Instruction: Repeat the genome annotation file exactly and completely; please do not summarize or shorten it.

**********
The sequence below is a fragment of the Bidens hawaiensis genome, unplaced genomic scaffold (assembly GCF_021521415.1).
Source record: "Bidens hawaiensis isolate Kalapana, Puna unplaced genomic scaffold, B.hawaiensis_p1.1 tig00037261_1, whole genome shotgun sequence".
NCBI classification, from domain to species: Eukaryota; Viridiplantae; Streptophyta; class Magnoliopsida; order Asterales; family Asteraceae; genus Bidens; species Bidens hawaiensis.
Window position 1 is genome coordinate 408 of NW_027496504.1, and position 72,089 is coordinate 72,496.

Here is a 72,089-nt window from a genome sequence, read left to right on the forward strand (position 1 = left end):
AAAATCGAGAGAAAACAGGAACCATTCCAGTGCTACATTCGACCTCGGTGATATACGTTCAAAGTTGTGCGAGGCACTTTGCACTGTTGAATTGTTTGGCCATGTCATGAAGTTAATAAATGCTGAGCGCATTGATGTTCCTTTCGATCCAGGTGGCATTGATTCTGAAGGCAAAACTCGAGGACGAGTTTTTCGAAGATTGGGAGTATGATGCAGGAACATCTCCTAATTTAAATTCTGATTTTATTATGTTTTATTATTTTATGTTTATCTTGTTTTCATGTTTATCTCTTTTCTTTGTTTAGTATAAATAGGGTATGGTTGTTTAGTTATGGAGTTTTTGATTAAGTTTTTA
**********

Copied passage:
The sequence below is a fragment of the Bidens hawaiensis genome, unplaced genomic scaffold (assembly GCF_021521415.1).
Source record: "Bidens hawaiensis isolate Kalapana, Puna unplaced genomic scaffold, B.hawaiensis_p1.1 tig00037261_1, whole genome shotgun sequence".
NCBI classification, from domain to species: Eukaryota; Viridiplantae; Streptophyta; class Magnoliopsida; order Asterales; family Asteraceae; genus Bidens; species Bidens hawaiensis.
Window position 1 is genome coordinate 408 of NW_027496504.1, and position 72,089 is coordinate 72,496.

Here is a 72,089-nt window from a genome sequence, read left to right on the forward strand (position 1 = left end):
AAAATCGAGAGAAAACAGGAACCATTCCAGTGCTACATTCGACCTCGGTGATATACGTTCAAAGTTGTGCGAGGCACTTTGCACTGTTGAATTGTTTGGCCATGTCATGAAGTTAATAAATGCTGAGCGCATTGATGTTCCTTTCGATCCAGGTGGCATTGATTCTGAAGGCAAAACTCGAGGACGAGTTTTTCGAAGATTGGGAGTATGATGCAGGAACATCTCCTAATTTAAATTCTGATTTTATTATGTTTTATTATTTTATGTTTATCTTGTTTTCATGTTTATCTCTTTTCTTTGTTTAGTATAAATAGGGTATGGTTGTTTAGTTATGGAGTTTTTGATTAAGTTTTTA